Jess is at school now and I am very involved. Although the school, which is just across the road, is very old, I do not have any problems with access as it is all on one level. I had difficulty sitting on the small children’s chairs but the teacher just gave me a bigger one.

I do not think the fact that I have rheumatoid arthritis has been any problem since having Jess. I am aware though that I have had a lot of family support. When Jess was small my husband worked shifts, my brother and his wife lived across the road and my mum and dad lived five minutes away. This was fortunate because I was never, at any time, offered help or information relating to my condition and pregnancy, or any advice about the benefits to which I was entitled. I found out about Disability Living Allowance (DLA) benefit by reading a leaflet. The Citizens Advice Bureau helped me fill in the forms. I had no idea about occupational therapists. I finally saw an occupational therapist about two years ago, after I had asked my consultant for a wrist splint. She showed me all sorts of equipment that could have been useful when Jess was little. By this time I had worked out my own way of doing things. She did help me to get a higher DLA rate, which has been very helpful.

I am very lucky that I can afford to be a full time mum because of my police medical pension and DLA. My benefits are currently under review because I asked for an extension on my Motability allowance. It is worrying to think my benefits may be cut, because I am not sure about the sort of work I would be able to manage.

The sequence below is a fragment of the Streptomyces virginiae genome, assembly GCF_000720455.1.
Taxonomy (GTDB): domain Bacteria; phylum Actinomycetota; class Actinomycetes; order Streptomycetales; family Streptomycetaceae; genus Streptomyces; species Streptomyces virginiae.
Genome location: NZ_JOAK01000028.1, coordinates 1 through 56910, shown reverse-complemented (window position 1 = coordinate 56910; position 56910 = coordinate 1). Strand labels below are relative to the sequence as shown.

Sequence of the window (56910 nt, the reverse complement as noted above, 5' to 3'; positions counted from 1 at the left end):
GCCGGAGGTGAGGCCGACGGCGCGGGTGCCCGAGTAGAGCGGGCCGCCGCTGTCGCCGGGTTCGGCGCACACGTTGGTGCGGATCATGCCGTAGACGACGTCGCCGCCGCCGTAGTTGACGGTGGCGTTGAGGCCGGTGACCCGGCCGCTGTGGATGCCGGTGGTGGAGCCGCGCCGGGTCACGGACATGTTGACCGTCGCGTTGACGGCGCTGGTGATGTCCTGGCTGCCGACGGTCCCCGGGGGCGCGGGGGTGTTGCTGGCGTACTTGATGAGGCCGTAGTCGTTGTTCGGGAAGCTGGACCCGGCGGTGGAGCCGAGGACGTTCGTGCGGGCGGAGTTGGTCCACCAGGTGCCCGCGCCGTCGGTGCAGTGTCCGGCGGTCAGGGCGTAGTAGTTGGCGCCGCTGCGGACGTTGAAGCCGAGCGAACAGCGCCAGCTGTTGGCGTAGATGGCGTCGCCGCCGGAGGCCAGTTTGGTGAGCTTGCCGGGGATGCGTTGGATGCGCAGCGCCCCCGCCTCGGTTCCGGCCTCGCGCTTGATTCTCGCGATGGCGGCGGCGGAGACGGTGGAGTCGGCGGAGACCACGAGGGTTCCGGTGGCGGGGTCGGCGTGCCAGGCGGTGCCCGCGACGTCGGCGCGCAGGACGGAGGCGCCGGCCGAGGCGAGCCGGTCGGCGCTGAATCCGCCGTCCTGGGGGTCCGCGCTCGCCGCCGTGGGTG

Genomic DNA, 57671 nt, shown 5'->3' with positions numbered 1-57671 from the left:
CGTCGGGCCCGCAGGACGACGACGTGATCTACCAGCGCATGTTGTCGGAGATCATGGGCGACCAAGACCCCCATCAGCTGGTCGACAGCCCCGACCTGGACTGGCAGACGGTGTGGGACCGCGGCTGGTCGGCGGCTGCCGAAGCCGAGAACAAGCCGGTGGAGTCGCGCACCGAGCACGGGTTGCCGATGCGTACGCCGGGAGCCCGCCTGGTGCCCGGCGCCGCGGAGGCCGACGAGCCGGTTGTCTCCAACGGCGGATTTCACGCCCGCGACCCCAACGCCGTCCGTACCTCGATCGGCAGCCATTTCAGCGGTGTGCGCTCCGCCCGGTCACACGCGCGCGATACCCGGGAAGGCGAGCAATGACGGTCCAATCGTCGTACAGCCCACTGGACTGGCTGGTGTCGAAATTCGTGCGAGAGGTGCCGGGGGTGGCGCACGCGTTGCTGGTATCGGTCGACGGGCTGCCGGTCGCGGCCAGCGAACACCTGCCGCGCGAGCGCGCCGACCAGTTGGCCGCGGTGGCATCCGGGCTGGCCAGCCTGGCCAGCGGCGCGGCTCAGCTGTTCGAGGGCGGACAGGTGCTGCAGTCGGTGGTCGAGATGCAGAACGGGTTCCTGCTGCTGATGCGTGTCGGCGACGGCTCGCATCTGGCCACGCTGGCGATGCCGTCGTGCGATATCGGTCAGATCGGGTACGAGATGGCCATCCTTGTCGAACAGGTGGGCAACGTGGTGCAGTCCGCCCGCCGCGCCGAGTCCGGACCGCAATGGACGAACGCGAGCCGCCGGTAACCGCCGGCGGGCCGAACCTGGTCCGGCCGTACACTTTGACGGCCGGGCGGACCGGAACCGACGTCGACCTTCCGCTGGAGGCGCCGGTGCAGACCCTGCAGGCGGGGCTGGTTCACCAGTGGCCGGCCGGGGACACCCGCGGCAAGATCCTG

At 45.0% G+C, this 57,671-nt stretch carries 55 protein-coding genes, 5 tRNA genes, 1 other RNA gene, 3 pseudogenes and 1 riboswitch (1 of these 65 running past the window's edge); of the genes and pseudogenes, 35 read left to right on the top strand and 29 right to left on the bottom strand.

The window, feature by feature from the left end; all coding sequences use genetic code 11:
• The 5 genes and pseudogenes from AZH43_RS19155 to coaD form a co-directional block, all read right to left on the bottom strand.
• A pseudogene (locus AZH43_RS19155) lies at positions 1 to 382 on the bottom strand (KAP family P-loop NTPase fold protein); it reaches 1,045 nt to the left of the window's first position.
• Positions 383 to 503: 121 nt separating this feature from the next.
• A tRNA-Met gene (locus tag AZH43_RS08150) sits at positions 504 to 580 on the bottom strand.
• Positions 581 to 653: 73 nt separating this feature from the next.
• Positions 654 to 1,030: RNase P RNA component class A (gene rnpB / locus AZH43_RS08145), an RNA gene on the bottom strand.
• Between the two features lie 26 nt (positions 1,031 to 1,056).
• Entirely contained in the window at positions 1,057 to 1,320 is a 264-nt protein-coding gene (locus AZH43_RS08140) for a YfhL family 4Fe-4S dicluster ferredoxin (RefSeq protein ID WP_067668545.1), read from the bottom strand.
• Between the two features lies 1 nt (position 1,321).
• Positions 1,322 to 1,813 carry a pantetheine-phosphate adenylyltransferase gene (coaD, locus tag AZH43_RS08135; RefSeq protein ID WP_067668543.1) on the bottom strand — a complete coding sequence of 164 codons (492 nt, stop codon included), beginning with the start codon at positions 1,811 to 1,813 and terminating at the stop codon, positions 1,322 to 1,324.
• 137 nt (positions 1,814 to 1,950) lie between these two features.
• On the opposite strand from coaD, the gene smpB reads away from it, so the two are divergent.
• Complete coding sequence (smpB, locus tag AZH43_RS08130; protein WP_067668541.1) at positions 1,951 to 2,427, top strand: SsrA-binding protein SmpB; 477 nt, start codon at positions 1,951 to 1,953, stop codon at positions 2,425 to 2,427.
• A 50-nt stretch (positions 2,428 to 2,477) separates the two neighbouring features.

I do think professionals should be more forthcoming with information for disabled parents. Not everyone is as well supported as I am and not everyone is able to ask for the help they need. Somebody from social services visited once, there was talk of a downstairs toilet and I never saw them again!

Arthritis is not my life; it has not stopped me from doing the things I want to do. Jess has not lost out on anything. She is a very bright, well-adjusted little girl. She has to tidy up after herself and do as she is told, but she would whether I had rheumatoid arthritis or not. She is very caring but is not a carer. She is not expected to run around after me or do anything that any other six-year-old would not do. She knows that I have arthritis but only occasionally asks questions. We give her an honest answer and she is fine.

First published in Disability, Pregnancy & Parenthood international, Issue 30, April 2000.